There seems to be a lot of talk about the “death of DRM” or digital rights. You know, that technology that only lets you play songs bought from certain stores on certain devices? Over the past couple of weeks, technology sites are writing articles talking about the possible removal of digital rights management software and how the major record labels are looking at selling non-DRMed music tracks. The reason for this line of thinking, has a lot to do with an essay written by Appleâ€™s own Steve Jobs.
The article by Mr. Jobs, takes a serious look at the digital media download business. Steve looks at where they have been, where we are at now, and what the future should be. He makes two major points that people have been focusing on a great deal and those points are:
DRM greatly prohibits widespread adoption of digital media downloads
Only through the death of DRM will these industries see growth in consumer purchases of digital downloads
How true are those points? Probably very. The problem is that the industries in question do not wish to see DRM disappear. The companies involved simply look at these purchases as secondary income. This is a way for them to sell another version of a product you might have already purchased. Think about it. Have you heard of music CDs coming with a data side on the disc that includes digital versions of the songs on the album you just bought? Or how about purchasing a DVD that comes with another DVD that includes digital versions of the movie. You have not seen this because, if the companies did that, you are forced to purchase a digital version from iTunes or even Wal-Mart that you can place on your portable media device. This is all about income. The recording industry is working very hard to make sure that ripping your purchased CDs to your Mp3 player is viewed as an illegal, finable activity. The movie industry has already had a win, when a court ruling said that ripping DVDs for personal use is a violation of the DMCA.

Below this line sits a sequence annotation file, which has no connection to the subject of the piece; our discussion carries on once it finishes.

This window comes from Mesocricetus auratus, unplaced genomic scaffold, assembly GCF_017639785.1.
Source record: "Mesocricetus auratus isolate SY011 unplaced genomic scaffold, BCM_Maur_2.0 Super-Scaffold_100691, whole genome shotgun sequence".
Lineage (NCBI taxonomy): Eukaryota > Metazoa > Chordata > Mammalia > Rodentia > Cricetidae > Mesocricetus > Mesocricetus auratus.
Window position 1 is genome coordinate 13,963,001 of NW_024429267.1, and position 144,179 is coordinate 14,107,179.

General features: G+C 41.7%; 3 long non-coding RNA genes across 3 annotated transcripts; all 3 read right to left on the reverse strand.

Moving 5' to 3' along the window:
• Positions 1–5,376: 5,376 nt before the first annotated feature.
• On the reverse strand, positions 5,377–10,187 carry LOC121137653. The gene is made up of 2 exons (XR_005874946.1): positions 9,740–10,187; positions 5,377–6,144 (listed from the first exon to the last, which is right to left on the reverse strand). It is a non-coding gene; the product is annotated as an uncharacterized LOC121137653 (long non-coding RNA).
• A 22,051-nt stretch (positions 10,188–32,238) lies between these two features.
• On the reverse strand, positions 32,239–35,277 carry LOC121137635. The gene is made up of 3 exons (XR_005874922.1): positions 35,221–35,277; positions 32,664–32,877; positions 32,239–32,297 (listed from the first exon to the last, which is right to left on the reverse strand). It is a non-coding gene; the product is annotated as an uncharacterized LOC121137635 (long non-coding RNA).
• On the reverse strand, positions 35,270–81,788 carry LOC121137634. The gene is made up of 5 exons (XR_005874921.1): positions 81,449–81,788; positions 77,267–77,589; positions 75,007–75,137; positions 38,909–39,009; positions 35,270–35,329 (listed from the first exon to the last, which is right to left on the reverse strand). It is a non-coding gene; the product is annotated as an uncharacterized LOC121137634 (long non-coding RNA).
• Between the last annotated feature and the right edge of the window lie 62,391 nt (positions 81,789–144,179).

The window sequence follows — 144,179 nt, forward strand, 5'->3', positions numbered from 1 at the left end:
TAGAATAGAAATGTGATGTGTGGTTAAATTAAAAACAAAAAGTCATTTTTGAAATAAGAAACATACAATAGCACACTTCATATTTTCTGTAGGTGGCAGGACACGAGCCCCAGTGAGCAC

Will the removal of DRM greatly increase the digital downloads market? If reading the comments on websites like Slashdot or Digg are any kind of gauge, then most definitely. The geeks hate DRM and go out of their way to avoid it. They will purposefully download their CDs and movies rather than go buy the product in a digital download store. Fair use is king in these peopleâ€™s court and they will do whatever it takes to exercise that right. So, when a top geek like Steve Jobs announces that he wishes for the music industry to move away from DRM and towards open tracks that can be played on any player or computer, some see this as the beginning of the end for DRM.
Will Steveâ€™s essay truly single the end of DRM? Probably not, the music industry has put so much time and money into these kinds of technology, that to just flat out abandon them is a waste of time and money to them. Plus to have DRM-free songs just floating on peopleâ€™s computers is, to them, an invitation to piracy. While I think that Steve Jobâ€™s essay is going to make some people stop and think, I do not see it drastically changing the direction we are headed with digital downloads.
Steve might have the right idea but I really do not foresee much coming to fruition from it.